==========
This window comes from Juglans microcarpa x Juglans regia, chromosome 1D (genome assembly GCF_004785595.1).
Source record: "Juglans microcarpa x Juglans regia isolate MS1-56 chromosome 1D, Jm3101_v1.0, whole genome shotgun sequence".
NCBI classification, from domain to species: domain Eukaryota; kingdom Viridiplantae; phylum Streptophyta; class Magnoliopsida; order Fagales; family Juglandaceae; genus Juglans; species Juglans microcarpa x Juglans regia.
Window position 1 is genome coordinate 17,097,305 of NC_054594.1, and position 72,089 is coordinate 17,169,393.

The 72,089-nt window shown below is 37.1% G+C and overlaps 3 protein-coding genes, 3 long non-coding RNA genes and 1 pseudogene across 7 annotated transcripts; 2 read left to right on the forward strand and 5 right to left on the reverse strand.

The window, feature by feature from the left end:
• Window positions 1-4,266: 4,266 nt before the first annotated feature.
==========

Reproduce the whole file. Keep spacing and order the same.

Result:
This window comes from Juglans microcarpa x Juglans regia, chromosome 1D (genome assembly GCF_004785595.1).
Source record: "Juglans microcarpa x Juglans regia isolate MS1-56 chromosome 1D, Jm3101_v1.0, whole genome shotgun sequence".
NCBI classification, from domain to species: domain Eukaryota; kingdom Viridiplantae; phylum Streptophyta; class Magnoliopsida; order Fagales; family Juglandaceae; genus Juglans; species Juglans microcarpa x Juglans regia.
Window position 1 is genome coordinate 17,097,305 of NC_054594.1, and position 72,089 is coordinate 17,169,393.

The 72,089-nt window shown below is 37.1% G+C and overlaps 3 protein-coding genes, 3 long non-coding RNA genes and 1 pseudogene across 7 annotated transcripts; 2 read left to right on the forward strand and 5 right to left on the reverse strand.

The window, feature by feature from the left end:
• Window positions 1-4,266: 4,266 nt before the first annotated feature.